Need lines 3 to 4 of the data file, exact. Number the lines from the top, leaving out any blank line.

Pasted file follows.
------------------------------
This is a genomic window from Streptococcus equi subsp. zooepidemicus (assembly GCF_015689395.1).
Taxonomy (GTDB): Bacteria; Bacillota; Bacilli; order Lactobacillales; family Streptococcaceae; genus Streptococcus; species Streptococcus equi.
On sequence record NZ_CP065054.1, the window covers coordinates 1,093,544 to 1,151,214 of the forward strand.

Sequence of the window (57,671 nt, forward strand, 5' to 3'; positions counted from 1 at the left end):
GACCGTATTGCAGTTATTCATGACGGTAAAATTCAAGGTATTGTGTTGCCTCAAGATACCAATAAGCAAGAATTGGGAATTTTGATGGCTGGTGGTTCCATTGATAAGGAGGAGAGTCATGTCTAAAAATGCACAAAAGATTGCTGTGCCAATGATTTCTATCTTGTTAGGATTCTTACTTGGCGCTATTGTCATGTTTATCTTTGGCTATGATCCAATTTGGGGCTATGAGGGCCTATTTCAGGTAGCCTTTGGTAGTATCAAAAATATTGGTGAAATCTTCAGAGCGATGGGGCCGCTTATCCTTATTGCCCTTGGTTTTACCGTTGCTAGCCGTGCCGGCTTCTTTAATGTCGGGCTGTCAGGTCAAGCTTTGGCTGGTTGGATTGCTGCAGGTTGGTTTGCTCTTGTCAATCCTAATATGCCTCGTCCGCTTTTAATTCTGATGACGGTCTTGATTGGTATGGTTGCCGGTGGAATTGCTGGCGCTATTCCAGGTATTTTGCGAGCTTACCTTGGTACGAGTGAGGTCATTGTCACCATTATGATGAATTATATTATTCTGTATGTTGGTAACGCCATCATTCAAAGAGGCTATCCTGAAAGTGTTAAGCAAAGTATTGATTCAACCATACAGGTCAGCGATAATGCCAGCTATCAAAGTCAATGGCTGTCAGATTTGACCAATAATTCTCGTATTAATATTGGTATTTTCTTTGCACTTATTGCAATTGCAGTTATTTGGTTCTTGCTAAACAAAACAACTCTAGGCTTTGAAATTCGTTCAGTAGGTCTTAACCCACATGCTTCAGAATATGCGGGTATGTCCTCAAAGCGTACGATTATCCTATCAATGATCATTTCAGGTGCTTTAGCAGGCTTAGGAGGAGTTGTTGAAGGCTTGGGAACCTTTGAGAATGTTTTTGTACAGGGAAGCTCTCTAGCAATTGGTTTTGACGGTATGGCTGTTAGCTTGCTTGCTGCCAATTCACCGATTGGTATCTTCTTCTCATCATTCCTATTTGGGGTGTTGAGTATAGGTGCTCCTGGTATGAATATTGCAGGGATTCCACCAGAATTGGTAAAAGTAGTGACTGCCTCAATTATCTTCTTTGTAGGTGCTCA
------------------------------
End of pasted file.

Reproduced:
On sequence record NZ_CP065054.1, the window covers coordinates 1,093,544 to 1,151,214 of the forward strand.

Sequence of the window (57,671 nt, forward strand, 5' to 3'; positions counted from 1 at the left end):